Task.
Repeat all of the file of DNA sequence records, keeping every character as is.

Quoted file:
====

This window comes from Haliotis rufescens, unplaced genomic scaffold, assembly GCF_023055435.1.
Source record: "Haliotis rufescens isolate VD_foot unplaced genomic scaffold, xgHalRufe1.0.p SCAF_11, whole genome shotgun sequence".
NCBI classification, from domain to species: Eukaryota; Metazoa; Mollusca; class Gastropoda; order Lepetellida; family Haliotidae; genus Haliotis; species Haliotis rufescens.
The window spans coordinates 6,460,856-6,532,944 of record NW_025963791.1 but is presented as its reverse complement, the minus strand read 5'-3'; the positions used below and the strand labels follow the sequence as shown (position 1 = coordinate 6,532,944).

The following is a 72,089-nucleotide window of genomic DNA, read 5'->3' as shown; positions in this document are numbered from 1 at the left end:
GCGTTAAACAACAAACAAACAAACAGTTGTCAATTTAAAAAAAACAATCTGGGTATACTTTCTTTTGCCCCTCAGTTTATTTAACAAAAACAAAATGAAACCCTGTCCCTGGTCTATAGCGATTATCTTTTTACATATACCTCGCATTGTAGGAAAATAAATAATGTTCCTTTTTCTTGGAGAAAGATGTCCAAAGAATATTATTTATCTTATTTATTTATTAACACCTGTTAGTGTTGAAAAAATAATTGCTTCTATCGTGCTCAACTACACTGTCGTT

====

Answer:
This window comes from Haliotis rufescens, unplaced genomic scaffold, assembly GCF_023055435.1.
Source record: "Haliotis rufescens isolate VD_foot unplaced genomic scaffold, xgHalRufe1.0.p SCAF_11, whole genome shotgun sequence".
NCBI classification, from domain to species: Eukaryota; Metazoa; Mollusca; class Gastropoda; order Lepetellida; family Haliotidae; genus Haliotis; species Haliotis rufescens.
The window spans coordinates 6,460,856-6,532,944 of record NW_025963791.1 but is presented as its reverse complement, the minus strand read 5'-3'; the positions used below and the strand labels follow the sequence as shown (position 1 = coordinate 6,532,944).

The following is a 72,089-nucleotide window of genomic DNA, read 5'->3' as shown; positions in this document are numbered from 1 at the left end:
GCGTTAAACAACAAACAAACAAACAGTTGTCAATTTAAAAAAAACAATCTGGGTATACTTTCTTTTGCCCCTCAGTTTATTTAACAAAAACAAAATGAAACCCTGTCCCTGGTCTATAGCGATTATCTTTTTACATATACCTCGCATTGTAGGAAAATAAATAATGTTCCTTTTTCTTGGAGAAAGATGTCCAAAGAATATTATTTATCTTATTTATTTATTAACACCTGTTAGTGTTGAAAAAATAATTGCTTCTATCGTGCTCAACTACACTGTCGTT